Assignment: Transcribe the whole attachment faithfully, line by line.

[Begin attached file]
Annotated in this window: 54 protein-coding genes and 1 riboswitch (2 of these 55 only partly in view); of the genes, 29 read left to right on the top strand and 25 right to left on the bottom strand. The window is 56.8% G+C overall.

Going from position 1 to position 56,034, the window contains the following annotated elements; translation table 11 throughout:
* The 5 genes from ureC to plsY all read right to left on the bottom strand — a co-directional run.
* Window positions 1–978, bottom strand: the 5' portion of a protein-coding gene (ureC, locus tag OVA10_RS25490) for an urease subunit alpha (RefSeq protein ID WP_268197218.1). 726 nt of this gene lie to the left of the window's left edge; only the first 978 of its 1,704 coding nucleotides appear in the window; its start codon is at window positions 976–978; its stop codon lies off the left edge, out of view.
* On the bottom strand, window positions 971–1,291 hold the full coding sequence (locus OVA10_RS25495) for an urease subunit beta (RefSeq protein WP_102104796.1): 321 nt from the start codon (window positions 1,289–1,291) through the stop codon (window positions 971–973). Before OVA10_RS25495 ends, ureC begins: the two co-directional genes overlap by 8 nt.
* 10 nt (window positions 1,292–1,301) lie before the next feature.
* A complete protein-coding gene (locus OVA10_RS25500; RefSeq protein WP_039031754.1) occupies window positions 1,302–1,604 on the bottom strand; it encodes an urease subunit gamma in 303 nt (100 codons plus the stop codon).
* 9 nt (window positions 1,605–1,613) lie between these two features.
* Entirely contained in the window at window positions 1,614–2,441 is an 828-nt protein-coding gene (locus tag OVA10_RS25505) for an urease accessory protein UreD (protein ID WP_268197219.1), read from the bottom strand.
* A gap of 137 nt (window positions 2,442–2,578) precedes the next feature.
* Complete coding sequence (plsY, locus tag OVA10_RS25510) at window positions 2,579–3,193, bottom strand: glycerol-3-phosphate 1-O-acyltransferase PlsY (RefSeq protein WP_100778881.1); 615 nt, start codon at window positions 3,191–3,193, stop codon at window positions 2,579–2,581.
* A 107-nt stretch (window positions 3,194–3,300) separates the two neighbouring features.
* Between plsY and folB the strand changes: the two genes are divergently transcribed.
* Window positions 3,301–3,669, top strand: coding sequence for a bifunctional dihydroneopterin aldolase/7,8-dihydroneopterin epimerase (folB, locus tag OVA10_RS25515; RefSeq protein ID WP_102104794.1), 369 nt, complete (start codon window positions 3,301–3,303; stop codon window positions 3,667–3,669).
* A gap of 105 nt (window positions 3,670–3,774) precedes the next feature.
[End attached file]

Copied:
Annotated in this window: 54 protein-coding genes and 1 riboswitch (2 of these 55 only partly in view); of the genes, 29 read left to right on the top strand and 25 right to left on the bottom strand. The window is 56.8% G+C overall.

Going from position 1 to position 56,034, the window contains the following annotated elements; translation table 11 throughout:
* The 5 genes from ureC to plsY all read right to left on the bottom strand — a co-directional run.
* Window positions 1–978, bottom strand: the 5' portion of a protein-coding gene (ureC, locus tag OVA10_RS25490) for an urease subunit alpha (RefSeq protein ID WP_268197218.1). 726 nt of this gene lie to the left of the window's left edge; only the first 978 of its 1,704 coding nucleotides appear in the window; its start codon is at window positions 976–978; its stop codon lies off the left edge, out of view.
* On the bottom strand, window positions 971–1,291 hold the full coding sequence (locus OVA10_RS25495) for an urease subunit beta (RefSeq protein WP_102104796.1): 321 nt from the start codon (window positions 1,289–1,291) through the stop codon (window positions 971–973). Before OVA10_RS25495 ends, ureC begins: the two co-directional genes overlap by 8 nt.
* 10 nt (window positions 1,292–1,301) lie before the next feature.
* A complete protein-coding gene (locus OVA10_RS25500; RefSeq protein WP_039031754.1) occupies window positions 1,302–1,604 on the bottom strand; it encodes an urease subunit gamma in 303 nt (100 codons plus the stop codon).
* 9 nt (window positions 1,605–1,613) lie between these two features.
* Entirely contained in the window at window positions 1,614–2,441 is an 828-nt protein-coding gene (locus tag OVA10_RS25505) for an urease accessory protein UreD (protein ID WP_268197219.1), read from the bottom strand.
* A gap of 137 nt (window positions 2,442–2,578) precedes the next feature.
* Complete coding sequence (plsY, locus tag OVA10_RS25510) at window positions 2,579–3,193, bottom strand: glycerol-3-phosphate 1-O-acyltransferase PlsY (RefSeq protein WP_100778881.1); 615 nt, start codon at window positions 3,191–3,193, stop codon at window positions 2,579–2,581.
* A 107-nt stretch (window positions 3,194–3,300) separates the two neighbouring features.
* Between plsY and folB the strand changes: the two genes are divergently transcribed.
* Window positions 3,301–3,669, top strand: coding sequence for a bifunctional dihydroneopterin aldolase/7,8-dihydroneopterin epimerase (folB, locus tag OVA10_RS25515; RefSeq protein ID WP_102104794.1), 369 nt, complete (start codon window positions 3,301–3,303; stop codon window positions 3,667–3,669).
* A gap of 105 nt (window positions 3,670–3,774) precedes the next feature.